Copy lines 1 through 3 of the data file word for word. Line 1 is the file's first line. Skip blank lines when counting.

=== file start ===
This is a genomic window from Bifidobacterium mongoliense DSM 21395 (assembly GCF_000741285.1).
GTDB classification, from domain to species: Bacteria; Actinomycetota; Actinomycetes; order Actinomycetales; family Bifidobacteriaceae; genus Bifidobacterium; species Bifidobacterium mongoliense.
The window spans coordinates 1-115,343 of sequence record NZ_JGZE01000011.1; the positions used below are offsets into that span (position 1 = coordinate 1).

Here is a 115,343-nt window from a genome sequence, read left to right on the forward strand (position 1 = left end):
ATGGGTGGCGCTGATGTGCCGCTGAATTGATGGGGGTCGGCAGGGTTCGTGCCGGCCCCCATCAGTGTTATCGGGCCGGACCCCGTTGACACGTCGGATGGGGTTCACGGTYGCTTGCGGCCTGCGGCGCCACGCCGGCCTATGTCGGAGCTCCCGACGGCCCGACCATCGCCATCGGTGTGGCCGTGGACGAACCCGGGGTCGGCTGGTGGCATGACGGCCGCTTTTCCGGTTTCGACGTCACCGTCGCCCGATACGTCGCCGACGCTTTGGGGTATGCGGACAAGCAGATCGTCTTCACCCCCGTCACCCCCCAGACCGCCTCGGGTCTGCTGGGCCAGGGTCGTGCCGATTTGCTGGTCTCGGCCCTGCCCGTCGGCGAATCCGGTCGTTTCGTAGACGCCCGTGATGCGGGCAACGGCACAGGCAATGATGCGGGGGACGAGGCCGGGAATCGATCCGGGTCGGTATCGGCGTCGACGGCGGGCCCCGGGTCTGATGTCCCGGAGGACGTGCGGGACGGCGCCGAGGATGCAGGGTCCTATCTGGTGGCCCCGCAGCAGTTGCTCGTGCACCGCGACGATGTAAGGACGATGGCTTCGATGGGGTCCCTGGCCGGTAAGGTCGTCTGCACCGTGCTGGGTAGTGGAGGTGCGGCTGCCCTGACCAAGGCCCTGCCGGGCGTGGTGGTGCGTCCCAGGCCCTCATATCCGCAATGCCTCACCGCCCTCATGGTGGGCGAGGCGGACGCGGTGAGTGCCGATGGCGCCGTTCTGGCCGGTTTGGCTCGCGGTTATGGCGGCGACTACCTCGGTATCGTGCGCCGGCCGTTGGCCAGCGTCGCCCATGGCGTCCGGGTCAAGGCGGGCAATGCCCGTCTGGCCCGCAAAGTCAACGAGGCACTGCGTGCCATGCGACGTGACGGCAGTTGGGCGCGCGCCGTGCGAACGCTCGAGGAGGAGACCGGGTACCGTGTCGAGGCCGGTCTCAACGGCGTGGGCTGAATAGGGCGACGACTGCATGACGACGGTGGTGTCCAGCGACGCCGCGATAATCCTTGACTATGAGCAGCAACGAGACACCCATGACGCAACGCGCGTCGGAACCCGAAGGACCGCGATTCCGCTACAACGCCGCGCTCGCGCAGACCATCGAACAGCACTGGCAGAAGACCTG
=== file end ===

This is a genomic window from Bifidobacterium mongoliense DSM 21395 (assembly GCF_000741285.1).
GTDB classification, from domain to species: Bacteria; Actinomycetota; Actinomycetes; order Actinomycetales; family Bifidobacteriaceae; genus Bifidobacterium; species Bifidobacterium mongoliense.
The window spans coordinates 1-115,343 of sequence record NZ_JGZE01000011.1; the positions used below are offsets into that span (position 1 = coordinate 1).